Of embassy move, Trump says 'we're looking at it with great care'
In a joint press conference with Israeli Prime Minister Benjamin Netanyahu, President Donald Trump spoke cautiously about the future location of America's embassy in Israel.
During the presidential campaign, Trump told the American Israel Public Affairs Committee, "We will move the American embassy to the eternal capital of the Jewish people, Jerusalem."
But when asked by a reporter at the press conference if he would fulfill that promise and if so, when, Trump was less definitive.
"I'd love to see that happen," Trump said on Feb. 15, 2017. "We're looking at it very, very strongly. We're looking at it with great care, great care, believe me. And we'll see what happens. Okay?"
Trump could have said "Yes," to the first part of the question and left the moving date open. He didn't.
We reached out to the White House for an explanation and a spokesman repeated that the administration is taking a hard look at the issue.
Two days before the press conference, Sen. Bob Corker, R-Tenn., chair of the Senate Foreign Relations Committee telegraphed that the president might hold back. In an interview with Politico, Corker said the administration had been ready to order the embassy to move as soon as Trump took office. But that view shifted.
"The one plus in the Iran deal is it brought the Arab community close to Israel," Corker said. "When you've got a situation like that, do you really want to destroy this alliance that is unprecedented and is real?"
Jerusalem is disputed territory. Most of the city lay inside Israel's border but during the 1967 War, it annexed East Jerusalem. Many nations don't accept that status. For the United States to unilaterally throw its weight behind the idea that Jerusalem is the seat of the Israeli state would inflame the Arab world. Corker argued that now was not the time to upset Israel's Arab neighbors.
Trump held back from promising to move the embassy. But he did say it was still an option. We rate this promise as In the Works.
Move U.S. Embassy in Tel Aviv to Jerusalem
On the campaign trail, Donald Trump praised Israel as one of the United States' greatest allies, which is why he is promising to move the embassy in Israel to Jerusalem from Tel Aviv.
"We will send a clear signal that there is no daylight between America and our most reliable ally, the state of Israel," Trump said after promising to move the embassy at his speech for American Israel Public Affairs Committee. "The Palestinians must come to the table knowing that the bond between the United States and Israel is absolutely, totally unbreakable."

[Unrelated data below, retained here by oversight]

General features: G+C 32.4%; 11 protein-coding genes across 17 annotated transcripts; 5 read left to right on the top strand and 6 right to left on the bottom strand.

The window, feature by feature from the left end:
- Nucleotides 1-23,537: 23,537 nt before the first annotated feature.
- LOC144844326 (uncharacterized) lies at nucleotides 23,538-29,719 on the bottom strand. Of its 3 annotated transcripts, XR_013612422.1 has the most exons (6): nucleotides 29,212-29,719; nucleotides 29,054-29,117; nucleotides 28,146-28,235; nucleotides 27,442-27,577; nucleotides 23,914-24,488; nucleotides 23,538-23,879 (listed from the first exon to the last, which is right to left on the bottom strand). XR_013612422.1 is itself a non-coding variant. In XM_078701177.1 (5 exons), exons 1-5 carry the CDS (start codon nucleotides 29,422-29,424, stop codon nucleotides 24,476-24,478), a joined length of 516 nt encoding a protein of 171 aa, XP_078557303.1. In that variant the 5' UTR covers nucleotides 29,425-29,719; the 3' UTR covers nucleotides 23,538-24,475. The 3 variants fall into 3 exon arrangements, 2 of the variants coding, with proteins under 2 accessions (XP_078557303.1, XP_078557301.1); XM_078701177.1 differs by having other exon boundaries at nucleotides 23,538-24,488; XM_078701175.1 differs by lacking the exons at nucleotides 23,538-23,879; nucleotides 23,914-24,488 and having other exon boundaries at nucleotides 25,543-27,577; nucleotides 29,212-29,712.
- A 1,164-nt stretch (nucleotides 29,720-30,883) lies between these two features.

WHY HE'S PROMISING IT
On the campaign trail, Trump praised Israel, and sees moving the embassy as an important part in making Jerusalem the official capital of Israel.
In 1995, Congress passed a law mandating the embassy be moved to Jerusalem by 1999. But U.S. presidents have signed waivers to suspend the move, amid fears it would destabilize peace talks between Israelis and Palestinians.
See Figure 1 on PolitiFact.com
WHAT NEEDS TO HAPPEN
Because of the 1995 law, Trump could initiate the move on his own by not signing waivers like former presidents have done.
Logistically speaking, moving the embassy would not be a problem, said Ido Oren, a political science professor at the University of Florida.
He said construction may take a few years but in the meantime a section of the existing U.S. consulate in West Jerusalem could be designated an embassy. He also said office space could be rented elsewhere for a few years.
The real problem is the politics surrounding the move, which could potentially derail his promise.
WHAT'S STANDING IN HIS WAY
Chuck Freilich, an International Security Program senior fellow at Harvard University, said moving the embassy could lead to an uproar in the Arab and Muslim worlds, if not done as part of some agreed framework, like a peace agreement with the Palestinians.
Oren said that might be enough to keep Trump from following through.
"Some of his advisers as well as the professional diplomats of the State Department will likely warn him that such a move might trigger a new Palestinian uprising, further antagonize the Arab and Muslim worlds, undermine the objective of fighting the Islamic State, etc.," he said.
A POSSIBLE TIMELINE
Trump could trigger a move by failing to sign a waiver to the 1995 law. The current U.S. consulate in Jerusalem could serve as a temporary embassy facility.